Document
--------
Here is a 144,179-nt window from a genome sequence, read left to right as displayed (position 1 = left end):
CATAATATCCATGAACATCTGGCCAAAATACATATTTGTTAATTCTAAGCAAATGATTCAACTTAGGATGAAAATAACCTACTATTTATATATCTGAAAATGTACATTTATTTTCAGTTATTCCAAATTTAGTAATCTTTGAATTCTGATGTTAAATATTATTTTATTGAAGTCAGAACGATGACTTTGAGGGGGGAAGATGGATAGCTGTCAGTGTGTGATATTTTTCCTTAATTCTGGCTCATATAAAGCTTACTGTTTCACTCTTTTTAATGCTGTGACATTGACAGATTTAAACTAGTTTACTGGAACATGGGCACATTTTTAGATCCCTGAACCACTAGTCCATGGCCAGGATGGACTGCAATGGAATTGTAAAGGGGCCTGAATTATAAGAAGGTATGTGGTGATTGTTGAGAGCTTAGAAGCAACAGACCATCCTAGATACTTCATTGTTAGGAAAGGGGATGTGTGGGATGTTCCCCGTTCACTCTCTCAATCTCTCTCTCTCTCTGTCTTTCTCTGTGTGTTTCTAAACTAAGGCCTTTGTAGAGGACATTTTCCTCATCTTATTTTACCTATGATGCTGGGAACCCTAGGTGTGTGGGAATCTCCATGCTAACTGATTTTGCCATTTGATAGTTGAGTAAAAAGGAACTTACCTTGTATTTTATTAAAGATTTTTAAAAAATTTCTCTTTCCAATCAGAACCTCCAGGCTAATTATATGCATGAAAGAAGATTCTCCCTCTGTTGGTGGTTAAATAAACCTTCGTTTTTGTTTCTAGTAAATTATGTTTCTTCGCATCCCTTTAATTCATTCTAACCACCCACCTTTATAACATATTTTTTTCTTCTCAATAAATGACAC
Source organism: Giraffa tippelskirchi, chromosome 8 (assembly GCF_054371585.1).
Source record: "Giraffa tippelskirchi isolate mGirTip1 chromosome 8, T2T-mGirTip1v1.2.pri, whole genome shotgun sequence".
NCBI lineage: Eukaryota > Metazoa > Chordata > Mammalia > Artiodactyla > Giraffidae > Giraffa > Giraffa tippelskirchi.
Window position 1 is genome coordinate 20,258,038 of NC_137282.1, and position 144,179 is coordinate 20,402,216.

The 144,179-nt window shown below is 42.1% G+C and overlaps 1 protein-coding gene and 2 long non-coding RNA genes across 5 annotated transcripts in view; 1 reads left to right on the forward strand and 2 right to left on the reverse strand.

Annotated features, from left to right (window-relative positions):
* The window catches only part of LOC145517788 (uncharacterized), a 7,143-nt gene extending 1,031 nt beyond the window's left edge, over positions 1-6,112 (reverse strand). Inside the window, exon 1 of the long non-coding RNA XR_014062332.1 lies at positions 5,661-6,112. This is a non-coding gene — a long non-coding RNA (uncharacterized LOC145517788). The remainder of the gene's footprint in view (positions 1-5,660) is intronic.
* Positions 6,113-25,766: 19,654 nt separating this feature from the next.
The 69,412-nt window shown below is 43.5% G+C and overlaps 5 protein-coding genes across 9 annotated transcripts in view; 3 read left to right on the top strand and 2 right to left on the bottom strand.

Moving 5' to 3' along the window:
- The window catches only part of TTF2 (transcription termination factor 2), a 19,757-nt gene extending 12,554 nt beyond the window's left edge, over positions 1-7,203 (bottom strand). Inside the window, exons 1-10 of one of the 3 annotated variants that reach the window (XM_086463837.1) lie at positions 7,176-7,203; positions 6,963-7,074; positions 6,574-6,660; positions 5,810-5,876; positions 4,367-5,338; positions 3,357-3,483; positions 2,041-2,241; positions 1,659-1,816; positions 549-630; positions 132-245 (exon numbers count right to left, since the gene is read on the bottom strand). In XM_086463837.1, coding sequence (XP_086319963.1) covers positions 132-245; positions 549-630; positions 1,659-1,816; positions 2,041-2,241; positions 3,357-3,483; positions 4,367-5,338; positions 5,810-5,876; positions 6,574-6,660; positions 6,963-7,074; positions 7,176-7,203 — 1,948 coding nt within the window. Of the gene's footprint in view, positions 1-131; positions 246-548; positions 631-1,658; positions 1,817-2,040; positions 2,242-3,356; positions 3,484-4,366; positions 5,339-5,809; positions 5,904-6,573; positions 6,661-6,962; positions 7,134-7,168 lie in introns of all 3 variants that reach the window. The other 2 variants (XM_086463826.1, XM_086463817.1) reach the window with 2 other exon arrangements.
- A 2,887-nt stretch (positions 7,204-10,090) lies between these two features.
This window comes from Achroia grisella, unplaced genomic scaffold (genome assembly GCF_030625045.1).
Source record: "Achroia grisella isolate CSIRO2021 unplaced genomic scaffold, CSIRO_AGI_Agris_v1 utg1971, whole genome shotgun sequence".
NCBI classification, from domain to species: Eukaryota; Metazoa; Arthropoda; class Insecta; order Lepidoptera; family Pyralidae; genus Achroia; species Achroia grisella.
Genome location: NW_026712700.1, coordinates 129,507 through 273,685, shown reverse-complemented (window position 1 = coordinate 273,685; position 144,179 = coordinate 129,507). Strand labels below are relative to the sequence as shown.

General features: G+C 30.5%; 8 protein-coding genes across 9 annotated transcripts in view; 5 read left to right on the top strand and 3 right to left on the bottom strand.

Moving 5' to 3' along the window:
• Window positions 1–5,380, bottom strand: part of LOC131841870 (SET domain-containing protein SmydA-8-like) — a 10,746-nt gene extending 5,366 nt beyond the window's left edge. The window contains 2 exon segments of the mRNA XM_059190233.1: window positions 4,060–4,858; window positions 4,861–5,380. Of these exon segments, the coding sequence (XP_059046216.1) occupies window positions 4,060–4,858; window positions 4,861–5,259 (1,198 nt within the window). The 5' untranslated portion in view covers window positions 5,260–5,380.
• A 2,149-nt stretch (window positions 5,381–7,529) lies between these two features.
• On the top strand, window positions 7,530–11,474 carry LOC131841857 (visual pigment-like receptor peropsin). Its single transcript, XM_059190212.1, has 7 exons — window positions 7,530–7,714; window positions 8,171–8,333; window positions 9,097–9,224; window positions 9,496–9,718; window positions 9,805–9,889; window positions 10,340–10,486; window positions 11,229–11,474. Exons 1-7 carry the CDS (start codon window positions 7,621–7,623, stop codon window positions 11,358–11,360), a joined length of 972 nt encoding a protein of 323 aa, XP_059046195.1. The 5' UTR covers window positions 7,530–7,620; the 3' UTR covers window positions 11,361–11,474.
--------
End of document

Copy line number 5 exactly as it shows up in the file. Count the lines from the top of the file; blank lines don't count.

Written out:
NCBI lineage: Eukaryota > Metazoa > Chordata > Mammalia > Artiodactyla > Giraffidae > Giraffa > Giraffa tippelskirchi.